Author: Jim Greiner


How Much Enthusiasm for Randomized Trials? A Response to Kevin Quinn and David Hoffman

We thank Kevin Quinn and David Hoffman for taking the time to comment in our paper.  Again, these are two authors whose work we have read and admired in the past.

Both Dave and Kevin offer  thoughts about the levelof enthusiasm legal empiricists, legal services providers, and clinicians should have for randomized studies.  We find ourselves in much but not total agreement with both.  To Kevin, we suggest that there is more at stake than just finding out whether legal assistance helps potential clients.  In an era of scarce legal resources, providers and funders have to make allocation decisions across legal practice areas (i.e., should we fund representation for SSI/SSDI appeals or for unemployment appeals or for summary eviction defense).  That requires more precise knowledge about how large representation (offer or actual use) effects are, how much bang for the buck.  Perhaps even more importantly, scarcity requires that we learn how to triage well; see Richard Zorza’s posts here and the numerous entries in his own blog on this subject.  That means studying the effects of limited interventions.  Randomized trials provide critical information on these questions, even if one agrees (as we do) that in some settings, asking whether representation (offer or actual use) helps clients is like asking whether parachutes are useful.

Thus, perhaps the parachute analogy is inapt, or better, it requires clarification:  we are in a world in which not all who could benefit from full-service parachutes can receive them.  Some will have to be provided with rickety parachutes, and some with little more than large blankets.  We all should try to change this situation as much as possible (thus the fervent hope we expressed in the paper that funding for legal services be increased).  But the oversubscription problem is simply enormous.  When there isn’t enough to go around, we need to know what we need to know to allocate well.  Meanwhile, randomized studies can also provide critical information on the pro se accessibility of an adjudicatory system, which can lay the groundwork for reform.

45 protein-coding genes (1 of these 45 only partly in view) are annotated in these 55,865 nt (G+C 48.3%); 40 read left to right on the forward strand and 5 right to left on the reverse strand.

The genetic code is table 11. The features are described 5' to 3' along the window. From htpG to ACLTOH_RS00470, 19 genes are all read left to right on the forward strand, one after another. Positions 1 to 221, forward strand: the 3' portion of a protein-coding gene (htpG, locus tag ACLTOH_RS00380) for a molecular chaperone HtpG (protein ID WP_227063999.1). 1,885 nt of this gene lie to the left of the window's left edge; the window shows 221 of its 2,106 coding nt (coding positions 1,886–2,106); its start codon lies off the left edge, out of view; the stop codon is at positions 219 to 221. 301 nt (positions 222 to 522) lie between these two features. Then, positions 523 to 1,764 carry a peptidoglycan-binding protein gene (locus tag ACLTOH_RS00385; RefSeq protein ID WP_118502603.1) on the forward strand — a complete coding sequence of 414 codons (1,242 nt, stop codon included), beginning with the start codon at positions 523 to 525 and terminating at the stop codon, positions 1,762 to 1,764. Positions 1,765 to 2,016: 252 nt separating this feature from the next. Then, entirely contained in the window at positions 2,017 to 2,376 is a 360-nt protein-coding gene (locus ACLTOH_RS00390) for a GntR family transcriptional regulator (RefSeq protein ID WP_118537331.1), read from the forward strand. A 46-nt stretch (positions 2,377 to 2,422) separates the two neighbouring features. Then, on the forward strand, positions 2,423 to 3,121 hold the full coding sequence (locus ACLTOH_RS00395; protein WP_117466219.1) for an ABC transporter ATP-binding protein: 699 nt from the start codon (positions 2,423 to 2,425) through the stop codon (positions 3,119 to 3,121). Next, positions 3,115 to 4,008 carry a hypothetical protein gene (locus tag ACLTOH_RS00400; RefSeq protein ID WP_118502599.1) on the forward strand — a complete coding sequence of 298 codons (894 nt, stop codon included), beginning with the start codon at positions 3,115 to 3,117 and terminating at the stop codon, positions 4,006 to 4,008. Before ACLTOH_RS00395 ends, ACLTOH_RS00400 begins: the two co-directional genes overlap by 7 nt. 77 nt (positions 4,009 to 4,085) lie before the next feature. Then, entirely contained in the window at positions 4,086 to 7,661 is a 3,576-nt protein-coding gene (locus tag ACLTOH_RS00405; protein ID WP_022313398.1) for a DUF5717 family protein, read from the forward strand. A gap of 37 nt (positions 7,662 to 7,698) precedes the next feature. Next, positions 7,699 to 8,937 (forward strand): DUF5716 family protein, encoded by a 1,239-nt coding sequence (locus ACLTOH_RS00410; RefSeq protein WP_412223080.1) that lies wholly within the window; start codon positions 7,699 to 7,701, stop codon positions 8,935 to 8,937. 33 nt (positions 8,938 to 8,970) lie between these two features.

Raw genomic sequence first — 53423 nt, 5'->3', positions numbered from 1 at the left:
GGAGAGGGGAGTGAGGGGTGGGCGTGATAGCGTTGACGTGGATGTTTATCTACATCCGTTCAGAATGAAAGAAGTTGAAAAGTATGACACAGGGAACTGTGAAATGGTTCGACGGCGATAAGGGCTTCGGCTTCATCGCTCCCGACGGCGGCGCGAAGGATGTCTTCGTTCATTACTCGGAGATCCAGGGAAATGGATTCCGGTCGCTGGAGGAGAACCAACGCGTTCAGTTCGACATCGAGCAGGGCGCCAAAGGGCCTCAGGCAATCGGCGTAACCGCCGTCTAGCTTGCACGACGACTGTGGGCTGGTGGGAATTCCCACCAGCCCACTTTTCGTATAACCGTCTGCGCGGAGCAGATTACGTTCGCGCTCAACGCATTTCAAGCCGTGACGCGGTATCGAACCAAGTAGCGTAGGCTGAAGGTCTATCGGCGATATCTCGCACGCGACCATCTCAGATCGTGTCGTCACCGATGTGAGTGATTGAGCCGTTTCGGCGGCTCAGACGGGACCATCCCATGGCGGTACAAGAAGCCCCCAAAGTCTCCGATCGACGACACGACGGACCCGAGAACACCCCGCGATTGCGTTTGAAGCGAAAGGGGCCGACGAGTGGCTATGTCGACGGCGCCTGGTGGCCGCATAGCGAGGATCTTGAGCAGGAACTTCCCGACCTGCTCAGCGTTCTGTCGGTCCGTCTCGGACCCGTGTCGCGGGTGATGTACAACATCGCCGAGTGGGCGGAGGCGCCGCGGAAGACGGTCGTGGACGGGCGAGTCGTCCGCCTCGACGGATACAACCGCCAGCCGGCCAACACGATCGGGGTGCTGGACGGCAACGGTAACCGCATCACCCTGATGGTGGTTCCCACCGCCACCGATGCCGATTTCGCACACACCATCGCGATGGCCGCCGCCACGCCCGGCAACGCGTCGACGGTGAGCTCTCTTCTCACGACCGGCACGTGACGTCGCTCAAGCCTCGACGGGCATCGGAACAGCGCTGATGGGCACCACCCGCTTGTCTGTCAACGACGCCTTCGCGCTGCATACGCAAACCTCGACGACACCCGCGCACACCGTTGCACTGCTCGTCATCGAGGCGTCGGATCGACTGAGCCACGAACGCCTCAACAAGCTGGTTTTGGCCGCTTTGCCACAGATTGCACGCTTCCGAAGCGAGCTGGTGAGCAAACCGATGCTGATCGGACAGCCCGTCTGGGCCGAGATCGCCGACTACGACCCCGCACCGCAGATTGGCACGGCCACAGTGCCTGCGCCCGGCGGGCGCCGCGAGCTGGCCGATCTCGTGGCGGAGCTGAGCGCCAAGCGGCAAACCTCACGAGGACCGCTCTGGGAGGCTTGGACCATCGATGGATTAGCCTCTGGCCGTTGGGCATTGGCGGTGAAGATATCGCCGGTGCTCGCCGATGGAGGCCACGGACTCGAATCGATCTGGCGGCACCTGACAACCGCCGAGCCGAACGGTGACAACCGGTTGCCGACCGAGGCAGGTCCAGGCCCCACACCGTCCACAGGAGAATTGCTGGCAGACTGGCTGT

To Dave, we say that our enthusiasm for randomized studies is high, but perhaps not high enough to consider a duty to randomize among law school clinics or among legal services providers.  We provided an example in the paper of practice in which randomization was inappropriate because collecting outcomes might have exposed study subjects to deportation proceedings.  We also highlighted in the paper that in the case of a practice (including possibly a law school clinic) that focuses principally on systemic change, randomization of that practice is not constructive.  Instead, what should be done is a series of randomized studies of an alternative service provider’s practice in that same adjudicatory system; these alternative provider studies can help to assess whether the first provider’s efforts at systemic change have been successful.